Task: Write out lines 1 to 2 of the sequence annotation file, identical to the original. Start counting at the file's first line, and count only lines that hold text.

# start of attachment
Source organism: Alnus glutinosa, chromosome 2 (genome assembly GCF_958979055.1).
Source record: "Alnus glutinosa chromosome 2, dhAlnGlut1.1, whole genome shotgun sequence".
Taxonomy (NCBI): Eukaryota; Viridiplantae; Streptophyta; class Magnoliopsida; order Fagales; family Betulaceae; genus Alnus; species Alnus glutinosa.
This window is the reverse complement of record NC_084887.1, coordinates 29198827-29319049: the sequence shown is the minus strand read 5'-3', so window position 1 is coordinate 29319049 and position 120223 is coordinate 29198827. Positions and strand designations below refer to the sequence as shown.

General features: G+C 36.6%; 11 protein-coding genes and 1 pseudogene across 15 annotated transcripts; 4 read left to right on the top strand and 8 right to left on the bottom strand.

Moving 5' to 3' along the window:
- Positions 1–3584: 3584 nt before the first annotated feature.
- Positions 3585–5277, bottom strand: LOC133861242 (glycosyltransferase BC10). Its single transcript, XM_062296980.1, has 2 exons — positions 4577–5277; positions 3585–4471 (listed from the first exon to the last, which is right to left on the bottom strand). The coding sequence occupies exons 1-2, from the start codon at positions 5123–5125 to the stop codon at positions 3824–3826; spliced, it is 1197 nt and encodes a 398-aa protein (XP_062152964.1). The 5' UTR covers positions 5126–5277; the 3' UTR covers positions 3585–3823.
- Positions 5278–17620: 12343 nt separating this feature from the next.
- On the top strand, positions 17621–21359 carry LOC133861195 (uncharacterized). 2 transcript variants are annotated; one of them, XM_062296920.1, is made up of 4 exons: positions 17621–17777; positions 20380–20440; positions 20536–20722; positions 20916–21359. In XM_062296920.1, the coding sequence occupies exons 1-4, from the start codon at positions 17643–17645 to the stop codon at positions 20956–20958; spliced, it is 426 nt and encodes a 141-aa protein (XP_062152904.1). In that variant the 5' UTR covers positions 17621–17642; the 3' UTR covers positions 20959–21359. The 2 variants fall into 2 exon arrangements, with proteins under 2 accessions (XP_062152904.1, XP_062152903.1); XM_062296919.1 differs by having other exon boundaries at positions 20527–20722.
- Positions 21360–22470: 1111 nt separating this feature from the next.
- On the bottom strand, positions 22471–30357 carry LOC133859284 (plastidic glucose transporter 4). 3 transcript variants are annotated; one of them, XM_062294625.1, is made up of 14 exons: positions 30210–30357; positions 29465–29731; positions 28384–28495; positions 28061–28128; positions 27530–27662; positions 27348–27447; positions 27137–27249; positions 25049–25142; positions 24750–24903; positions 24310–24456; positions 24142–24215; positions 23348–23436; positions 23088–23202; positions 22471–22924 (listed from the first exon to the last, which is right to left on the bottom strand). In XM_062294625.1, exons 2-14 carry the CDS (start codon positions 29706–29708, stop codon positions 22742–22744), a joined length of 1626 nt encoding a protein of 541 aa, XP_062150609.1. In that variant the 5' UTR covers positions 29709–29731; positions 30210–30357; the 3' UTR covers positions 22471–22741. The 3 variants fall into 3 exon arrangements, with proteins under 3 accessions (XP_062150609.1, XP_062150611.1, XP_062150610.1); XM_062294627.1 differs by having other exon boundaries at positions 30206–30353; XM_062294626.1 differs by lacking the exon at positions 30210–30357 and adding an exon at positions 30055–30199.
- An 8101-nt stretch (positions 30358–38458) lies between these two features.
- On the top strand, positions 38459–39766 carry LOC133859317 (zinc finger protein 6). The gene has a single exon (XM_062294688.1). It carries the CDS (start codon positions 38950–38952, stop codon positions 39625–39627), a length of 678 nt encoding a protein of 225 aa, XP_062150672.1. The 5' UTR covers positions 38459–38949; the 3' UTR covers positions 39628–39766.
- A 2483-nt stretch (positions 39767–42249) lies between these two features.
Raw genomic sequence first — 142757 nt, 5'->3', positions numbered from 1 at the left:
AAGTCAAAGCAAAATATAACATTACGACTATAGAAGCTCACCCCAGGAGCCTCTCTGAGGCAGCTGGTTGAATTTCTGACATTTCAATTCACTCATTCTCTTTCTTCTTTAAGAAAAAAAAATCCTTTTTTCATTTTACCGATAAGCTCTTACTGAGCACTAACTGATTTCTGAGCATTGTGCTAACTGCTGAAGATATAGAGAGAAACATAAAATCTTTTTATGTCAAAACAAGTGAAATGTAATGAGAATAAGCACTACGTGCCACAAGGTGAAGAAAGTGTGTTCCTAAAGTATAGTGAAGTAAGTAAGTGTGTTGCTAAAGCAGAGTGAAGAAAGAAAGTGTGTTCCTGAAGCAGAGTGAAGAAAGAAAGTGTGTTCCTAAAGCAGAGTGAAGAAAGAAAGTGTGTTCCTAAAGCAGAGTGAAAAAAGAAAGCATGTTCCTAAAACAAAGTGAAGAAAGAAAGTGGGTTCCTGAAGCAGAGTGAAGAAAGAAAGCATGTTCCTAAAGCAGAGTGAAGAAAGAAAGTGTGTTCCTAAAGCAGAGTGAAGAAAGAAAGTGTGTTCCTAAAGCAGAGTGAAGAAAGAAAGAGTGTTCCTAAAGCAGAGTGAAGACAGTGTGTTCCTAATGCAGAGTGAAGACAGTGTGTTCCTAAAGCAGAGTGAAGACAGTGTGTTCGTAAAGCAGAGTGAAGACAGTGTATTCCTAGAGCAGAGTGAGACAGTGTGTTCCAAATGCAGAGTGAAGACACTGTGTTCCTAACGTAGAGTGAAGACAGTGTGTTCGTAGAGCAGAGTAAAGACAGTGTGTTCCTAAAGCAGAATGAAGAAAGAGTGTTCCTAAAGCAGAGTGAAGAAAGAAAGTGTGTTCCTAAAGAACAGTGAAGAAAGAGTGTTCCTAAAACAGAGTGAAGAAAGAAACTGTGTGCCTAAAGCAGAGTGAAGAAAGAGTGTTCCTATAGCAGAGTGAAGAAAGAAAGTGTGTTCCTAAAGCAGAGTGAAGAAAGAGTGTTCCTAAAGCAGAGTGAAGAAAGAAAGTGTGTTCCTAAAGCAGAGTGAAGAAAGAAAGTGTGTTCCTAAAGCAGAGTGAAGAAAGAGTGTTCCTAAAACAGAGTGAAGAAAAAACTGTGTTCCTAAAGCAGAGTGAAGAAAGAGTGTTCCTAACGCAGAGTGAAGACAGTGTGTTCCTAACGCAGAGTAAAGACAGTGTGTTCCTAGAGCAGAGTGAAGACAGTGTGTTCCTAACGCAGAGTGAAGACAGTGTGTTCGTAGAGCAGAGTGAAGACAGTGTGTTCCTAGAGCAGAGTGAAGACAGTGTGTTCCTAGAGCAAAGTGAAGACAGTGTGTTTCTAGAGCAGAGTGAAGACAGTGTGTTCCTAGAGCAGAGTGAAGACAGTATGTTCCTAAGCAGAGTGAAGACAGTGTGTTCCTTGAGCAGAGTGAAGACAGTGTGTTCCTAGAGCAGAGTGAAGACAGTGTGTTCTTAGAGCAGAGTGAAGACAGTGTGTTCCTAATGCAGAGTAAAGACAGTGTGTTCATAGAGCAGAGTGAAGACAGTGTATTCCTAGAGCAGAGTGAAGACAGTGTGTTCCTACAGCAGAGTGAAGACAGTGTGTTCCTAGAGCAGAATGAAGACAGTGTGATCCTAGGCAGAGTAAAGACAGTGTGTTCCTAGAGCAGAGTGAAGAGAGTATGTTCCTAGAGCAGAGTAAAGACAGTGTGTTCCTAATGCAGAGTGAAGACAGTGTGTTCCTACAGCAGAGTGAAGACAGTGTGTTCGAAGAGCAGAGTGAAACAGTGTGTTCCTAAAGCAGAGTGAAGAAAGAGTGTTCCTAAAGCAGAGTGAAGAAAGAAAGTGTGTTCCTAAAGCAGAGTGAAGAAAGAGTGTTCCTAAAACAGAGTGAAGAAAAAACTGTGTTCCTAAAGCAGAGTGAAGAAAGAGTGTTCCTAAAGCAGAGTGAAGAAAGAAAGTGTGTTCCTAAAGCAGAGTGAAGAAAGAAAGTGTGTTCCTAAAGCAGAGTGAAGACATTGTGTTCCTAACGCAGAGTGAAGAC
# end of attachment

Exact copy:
Source organism: Alnus glutinosa, chromosome 2 (genome assembly GCF_958979055.1).
Source record: "Alnus glutinosa chromosome 2, dhAlnGlut1.1, whole genome shotgun sequence".